"When democratic ideals and calls for the right to vote are stirring the imagination of young people in Egypt and Tunisia and other parts of the world, we in California can’t say now is the time to block a vote of the people. In the ordinary course of things, matters of state concern are properly handled in Sacramento. But when the elected representatives find themselves bogged down by deep differences which divide them, the only way forward is to go back to the people and seek their guidance. It is time for a legislative check-in with the people of California". - Governor Jerry Brown to the Legislature on January 31, 2011, just 90 days after the voters elected him, the members of the Legislature, approved 4 and rejected 5 statewide ballot measures.I'm not quite sure who Governor Brown is trying to incite comparing the California budget situation to this past week's situation in Egypt. It's tempting to call it demagoguery except it's so absurd it's stupid.
For a moment, let's discuss Governor Moonbeam's game. Basically he's saying that Republican Legislators who oppose putting on the ballot in June an extension of the "temporary" sales, use, income and vehicle taxes (imposed as part of the 2009-2010 budget agreement) are like Egyptian President Hosni Mubarak.
Nevermind the fact that these Legislators were just elected in a free, fair, and open election 90 days ago, just like Brown. Nevermind the fact that the constituencies of these Legislators elected them knowing they opposed any tax increase beyond June 2011.
Brown said this because the voters placed in the Constitution of the State a provision that such a tax increase proposal requires a two-third's vote of each house of the Legislature. He's unhappy that the Republican Legislators constitute more than a third in both houses. So Brown tells us:
Under our form of government, it would be unconscionable to tell the electors of this state that they have no right to decide whether it is better to extend current tax statutes another five years or chop another $12 billion out of schools, public safety, our universities and our system of caring for the most vulnerable.Doesn't Brown remember that less than two years ago the voters exercised their right to decide this issue. On May 19, 2009, Proposition 1A was on the ballot in California as an legislatively-referred constitutional amendment which could have extended the very same temporary tax increases through 2011-12. The voters rejected the measure by a 65% "no" vote.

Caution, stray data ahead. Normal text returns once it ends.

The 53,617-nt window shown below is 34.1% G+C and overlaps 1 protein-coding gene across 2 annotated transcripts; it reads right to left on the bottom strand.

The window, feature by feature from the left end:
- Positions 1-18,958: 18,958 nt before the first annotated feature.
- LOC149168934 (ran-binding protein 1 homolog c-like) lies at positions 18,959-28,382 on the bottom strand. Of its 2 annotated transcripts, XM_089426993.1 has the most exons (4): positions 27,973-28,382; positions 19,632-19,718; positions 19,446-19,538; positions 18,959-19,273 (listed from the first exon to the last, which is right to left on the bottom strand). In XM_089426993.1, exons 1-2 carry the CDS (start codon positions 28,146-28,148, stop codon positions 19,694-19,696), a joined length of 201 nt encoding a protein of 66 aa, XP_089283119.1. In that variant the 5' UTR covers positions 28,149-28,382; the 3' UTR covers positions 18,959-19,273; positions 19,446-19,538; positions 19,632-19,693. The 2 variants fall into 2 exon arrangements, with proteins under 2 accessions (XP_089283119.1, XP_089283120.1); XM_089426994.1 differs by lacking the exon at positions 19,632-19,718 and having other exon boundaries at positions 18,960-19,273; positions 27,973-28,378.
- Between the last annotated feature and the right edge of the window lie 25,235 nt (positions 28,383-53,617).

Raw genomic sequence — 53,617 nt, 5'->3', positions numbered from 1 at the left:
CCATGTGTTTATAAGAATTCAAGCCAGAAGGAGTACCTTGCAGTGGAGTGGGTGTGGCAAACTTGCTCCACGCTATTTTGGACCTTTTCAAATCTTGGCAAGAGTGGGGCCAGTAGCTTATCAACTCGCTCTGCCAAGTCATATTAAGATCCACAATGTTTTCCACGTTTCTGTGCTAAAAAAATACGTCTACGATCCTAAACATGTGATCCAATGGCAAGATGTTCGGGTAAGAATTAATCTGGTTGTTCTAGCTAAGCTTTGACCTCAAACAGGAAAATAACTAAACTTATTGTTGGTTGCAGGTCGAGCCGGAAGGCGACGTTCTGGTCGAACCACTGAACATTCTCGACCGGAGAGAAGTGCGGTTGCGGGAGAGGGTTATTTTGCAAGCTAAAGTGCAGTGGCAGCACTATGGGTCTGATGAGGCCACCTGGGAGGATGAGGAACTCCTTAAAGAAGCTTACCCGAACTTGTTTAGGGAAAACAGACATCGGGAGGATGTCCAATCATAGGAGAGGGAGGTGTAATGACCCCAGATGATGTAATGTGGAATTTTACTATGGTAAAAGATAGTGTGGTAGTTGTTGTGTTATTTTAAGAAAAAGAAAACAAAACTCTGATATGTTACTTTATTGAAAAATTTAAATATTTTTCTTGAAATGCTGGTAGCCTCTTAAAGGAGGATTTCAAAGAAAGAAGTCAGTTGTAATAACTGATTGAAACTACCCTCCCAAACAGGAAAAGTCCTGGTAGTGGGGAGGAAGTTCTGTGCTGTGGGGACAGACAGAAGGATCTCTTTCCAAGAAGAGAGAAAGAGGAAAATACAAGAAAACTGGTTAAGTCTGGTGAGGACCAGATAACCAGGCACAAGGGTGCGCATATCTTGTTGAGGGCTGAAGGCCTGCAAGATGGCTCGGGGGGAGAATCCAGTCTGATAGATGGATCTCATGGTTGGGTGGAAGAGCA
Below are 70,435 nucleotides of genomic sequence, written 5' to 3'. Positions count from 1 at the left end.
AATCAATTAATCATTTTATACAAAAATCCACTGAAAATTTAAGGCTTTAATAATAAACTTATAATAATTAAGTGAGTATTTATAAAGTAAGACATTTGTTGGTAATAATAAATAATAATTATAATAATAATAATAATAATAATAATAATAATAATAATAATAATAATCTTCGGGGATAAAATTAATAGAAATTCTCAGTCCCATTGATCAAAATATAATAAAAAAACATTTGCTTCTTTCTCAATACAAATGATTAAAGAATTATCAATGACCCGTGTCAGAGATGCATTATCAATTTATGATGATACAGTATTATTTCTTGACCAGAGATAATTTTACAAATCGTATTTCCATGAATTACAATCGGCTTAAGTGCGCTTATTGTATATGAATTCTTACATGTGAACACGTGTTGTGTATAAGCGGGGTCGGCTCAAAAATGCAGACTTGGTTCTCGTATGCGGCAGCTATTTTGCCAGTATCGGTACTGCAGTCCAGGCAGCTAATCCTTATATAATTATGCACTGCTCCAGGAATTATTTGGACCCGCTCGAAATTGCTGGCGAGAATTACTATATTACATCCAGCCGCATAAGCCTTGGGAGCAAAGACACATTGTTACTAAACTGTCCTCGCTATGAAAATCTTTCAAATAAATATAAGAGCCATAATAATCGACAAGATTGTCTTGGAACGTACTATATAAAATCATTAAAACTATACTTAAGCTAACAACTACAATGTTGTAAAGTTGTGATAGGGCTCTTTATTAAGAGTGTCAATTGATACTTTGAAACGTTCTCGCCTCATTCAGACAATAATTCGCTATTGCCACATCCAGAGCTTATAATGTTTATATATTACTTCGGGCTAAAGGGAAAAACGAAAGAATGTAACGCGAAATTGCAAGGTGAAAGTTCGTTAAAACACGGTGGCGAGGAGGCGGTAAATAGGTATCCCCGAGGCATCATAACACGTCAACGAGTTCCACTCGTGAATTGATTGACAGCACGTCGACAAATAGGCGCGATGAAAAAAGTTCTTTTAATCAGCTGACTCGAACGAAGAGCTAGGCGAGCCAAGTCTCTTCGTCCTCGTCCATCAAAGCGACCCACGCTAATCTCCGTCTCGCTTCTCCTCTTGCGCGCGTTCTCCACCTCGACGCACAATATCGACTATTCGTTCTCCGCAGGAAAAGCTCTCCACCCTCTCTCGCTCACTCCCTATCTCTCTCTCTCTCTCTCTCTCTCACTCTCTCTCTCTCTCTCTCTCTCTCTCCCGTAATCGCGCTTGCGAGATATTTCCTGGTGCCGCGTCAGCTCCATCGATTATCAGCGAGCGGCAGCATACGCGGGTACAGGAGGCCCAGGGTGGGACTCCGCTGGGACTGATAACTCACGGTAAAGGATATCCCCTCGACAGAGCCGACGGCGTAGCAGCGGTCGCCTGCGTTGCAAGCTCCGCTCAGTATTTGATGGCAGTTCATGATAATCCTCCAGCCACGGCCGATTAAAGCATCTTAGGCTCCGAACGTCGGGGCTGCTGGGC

The State's financial condition hasn't changed that much since May 2009. Not that it matters. What the voters say doesn't matter to Governor Moonbeam.
It is a fact that 90 days ago 60.7 % of the voters approved Proposition 22 telling him to not "require a community redevelopment agency (A) to pay, remit, loan, or otherwise transfer, directly or indirectly, taxes on advalorem real property and tangible personal property allocated to the agency" nor "(B) to use, restrict, or assign a particular purpose for such taxes for the benefit of the State, any agency of the State, or any jurisdiction."
In his speech, in defense of his proposal to redirect those funds Brown said:
In recent days, a lot has been made of the proposed elimination of redevelopment agencies. Mayors from cities both large and small have come to the Capitol and pressed their case...So maybe it's Governor Moonbeam who's like Egyptian President Hosni Mubarak since they both choose to ignore the voters when it suits them. After all, it's a great leader who knows better than his people when it comes to choosing policy.
They base their case on the claim that redevelopment funds leverage other funds and create jobs. I certainly understand this because I saw redevelopment firsthand as mayor of Oakland. But I also understand that redevelopment funds come directly from local property taxes....
So it is a matter of hard choices, and I come down on the side of those who believe that core functions of government must be funded first.
Of course the Sacramento Bee reported this is the same Brown who said if the tax extensions aren't approved, the alternative is "so horrible that we don't want to release it." Presumably if the measure is placed on the ballot he'll tell us what would happen if the extensions aren't approved? Maybe he doesn't know because those decisions would be up to the Legislature and he has yet to offer them or us a suggested budget without those taxes.